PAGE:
Increased alcohol availability in England has led to increased heavy drinking and, as a consequence, poorer physical and mental health outcomes for heavy drinkers. That is the central finding of research by Professor Colin Green and Dr Maria Navarro Paniagua from Lancaster University Management School.
The findings are to be presented at the Royal Economic Society's annual conference in Brighton in March 2016.
Since 2003, venues in England and Wales have been to apply for licences to stay open and serve alcohol until 5am. By April 2006, over 50,000 venues had been granted a licence; four years later, over half of all licences allowed this. The new law had been introduced because it was thought that the previous closing time (11pm) meant that people drank more and more until the very end, leading to more crime and traffic accidents as drunk people concentrated outside at the same time.
The new study finds that in fact late-night licences have actually led to more heavy drinking and a greater toll on the physical and mental health of drinkers. It combines results from the Health Survey of England with data from the Health and Social Care Information Centre on the number of licences granted per region each year.
The authors find that although an extra 1,000 extended hours licences in a region only means that people drink on average 0.1 extra units on a busy night, heavy drinkers are 36% more likely to drink 12 or more units on their heaviest nights. What’s more, this increase in the likelihood of binge-drinking means that heavy drinkers are 16 percentage points more likely to report a physical health problem, and also more likely to report mental health problems.
The regulation of alcohol consumption is a contentious area of policy. This is particularly true for legislation aimed at changing when alcohol is available to be purchased, such as licensing hours.
In England and Wales, the post-war experience has been one of continuing expansion of licensing hours. This culminated in the licensing act of 2003 that allowed venues to apply for opening to 5am from November 2005 onwards. By 1 April 2006, 50,114 venues had been granted these licences. Four years later this had increased to 78,879 venues out of approximately 130,000 total premises licensed to sell alcohol in England and Wales.
At the heart of the push for longer hours was a view that the previous standard closing hours, typically 11pm, were themselves a source of social problems. These early closing hours were thought to cause excessive, concentrated drinking as individuals drank to the clock. Unified closing times also have the potential to lead to problems outside of venues, such as crime and traffic fatalities.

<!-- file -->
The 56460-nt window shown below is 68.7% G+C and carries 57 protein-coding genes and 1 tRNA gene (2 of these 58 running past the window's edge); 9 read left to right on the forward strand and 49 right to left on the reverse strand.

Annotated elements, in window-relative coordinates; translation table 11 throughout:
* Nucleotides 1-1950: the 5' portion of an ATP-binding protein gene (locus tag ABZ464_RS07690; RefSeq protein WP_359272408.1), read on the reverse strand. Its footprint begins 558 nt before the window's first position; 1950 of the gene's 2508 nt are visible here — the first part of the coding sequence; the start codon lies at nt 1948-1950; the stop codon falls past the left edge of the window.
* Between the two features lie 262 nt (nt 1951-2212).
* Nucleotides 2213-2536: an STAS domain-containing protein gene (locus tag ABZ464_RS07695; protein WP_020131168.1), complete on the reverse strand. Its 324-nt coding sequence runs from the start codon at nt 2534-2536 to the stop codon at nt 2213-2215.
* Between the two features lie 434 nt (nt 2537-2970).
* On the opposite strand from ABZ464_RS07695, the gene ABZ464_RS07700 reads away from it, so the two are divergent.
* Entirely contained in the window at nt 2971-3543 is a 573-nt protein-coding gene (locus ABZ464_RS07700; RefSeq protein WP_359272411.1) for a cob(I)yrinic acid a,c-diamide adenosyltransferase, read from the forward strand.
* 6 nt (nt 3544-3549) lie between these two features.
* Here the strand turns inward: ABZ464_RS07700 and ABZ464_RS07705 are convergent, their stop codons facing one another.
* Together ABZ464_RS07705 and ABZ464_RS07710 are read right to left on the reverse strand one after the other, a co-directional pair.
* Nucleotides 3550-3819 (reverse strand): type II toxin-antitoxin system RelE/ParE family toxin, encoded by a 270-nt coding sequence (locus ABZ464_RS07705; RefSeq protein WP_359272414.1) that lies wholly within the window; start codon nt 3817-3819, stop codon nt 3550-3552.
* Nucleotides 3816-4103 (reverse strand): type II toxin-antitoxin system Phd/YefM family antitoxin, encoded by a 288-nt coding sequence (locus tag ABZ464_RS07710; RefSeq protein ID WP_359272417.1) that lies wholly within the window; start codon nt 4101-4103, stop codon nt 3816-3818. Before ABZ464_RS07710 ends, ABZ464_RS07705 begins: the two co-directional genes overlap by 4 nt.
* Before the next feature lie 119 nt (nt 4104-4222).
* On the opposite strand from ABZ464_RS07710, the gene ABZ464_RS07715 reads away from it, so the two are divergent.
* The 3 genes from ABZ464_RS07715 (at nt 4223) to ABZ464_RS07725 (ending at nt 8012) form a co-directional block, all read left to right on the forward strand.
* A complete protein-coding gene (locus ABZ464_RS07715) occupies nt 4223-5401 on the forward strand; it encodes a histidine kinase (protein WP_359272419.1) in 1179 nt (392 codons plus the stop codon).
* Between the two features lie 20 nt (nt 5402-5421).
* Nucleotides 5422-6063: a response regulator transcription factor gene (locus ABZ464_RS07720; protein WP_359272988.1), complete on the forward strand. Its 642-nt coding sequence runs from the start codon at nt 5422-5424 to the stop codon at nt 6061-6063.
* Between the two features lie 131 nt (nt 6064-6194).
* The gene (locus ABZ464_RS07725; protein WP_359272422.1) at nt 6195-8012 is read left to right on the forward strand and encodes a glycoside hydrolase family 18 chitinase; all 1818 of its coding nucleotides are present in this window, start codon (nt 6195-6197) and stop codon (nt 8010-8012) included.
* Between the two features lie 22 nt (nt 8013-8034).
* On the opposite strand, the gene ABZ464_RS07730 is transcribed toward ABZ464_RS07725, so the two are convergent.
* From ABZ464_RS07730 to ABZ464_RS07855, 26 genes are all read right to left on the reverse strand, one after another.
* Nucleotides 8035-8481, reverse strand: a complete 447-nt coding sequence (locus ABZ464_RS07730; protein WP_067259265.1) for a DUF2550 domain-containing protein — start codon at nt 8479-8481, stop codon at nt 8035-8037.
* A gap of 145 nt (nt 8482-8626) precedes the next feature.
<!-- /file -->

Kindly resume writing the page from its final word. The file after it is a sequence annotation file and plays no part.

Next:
This research examines how this marked increase in on-premise alcohol availability influenced both heavy drinking and the physical and mental health of drinkers. The researchers demonstrate that more availability, in terms of the number of extended hours’ licences in an area, is associated with markedly higher levels of heavy drinking.
This doesn’t necessarily need to ‘map in’ to greater alcohol-related harms if this drinking is spread out over a greater time. In subsequent analysis, however, the researchers find that this greater drinking leads to deterioration in physical and mental health.
The researchers adopt a variety of approaches that aim to get close to the causal effect of longer hours on drinking and health. Their main approach involves combining the Health Survey of England, a representative annual data set with administrative information from the Health and Social Care Information Centre on the number of extended hours licences granted per region each year.
The study focuses on one particular measure of alcohol consumption that is measured consistently over the period of analysis (2003 to 2009): how many units of alcohol you consumed on your heaviest day of drinking in the last seven days?
The results demonstrate that an increase in 1,000 extended hours licences in a region is associated with a very small increase in consumption on average for the population (0.1 units on the heaviest night of drinking).
This, however, masks larger impacts for heavy drinkers. For example, the increase in availability led to a 36% increase in the incidence of consuming 12 or more units of alcohol on the heaviest night of drinking. Given that higher levels of consumption are where alcohol harms may be concentrated; this suggests that the extension of availability led to negative health outcomes.
The researchers follow this line of reasoning to examine the link between heavy drinking, alcohol availability and health. They rely on the variation in extended hours licences to identify the effect of increased alcohol consumption on self-reported health outcomes.
Again, they find that one additional unit of consumption on the heaviest night is associated with a small (1/2 percentage point) increase in the likelihood of reporting a physical health problem on average for the population.
This again masks increasingly large impacts for heavy drinkers. For example, the increase in the likelihood of drinking more than 12 units in a single sitting associated with a 16 percentage point increase in the likelihood of reporting a physical health problem. There are effects of similar magnitude on the probability of reporting a mental health problem.
Together this provides a body of evidence demonstrating how increased alcohol availability in England led to increased heavy drinking and through this, to poorer physical and mental health outcomes for heavy drinkers.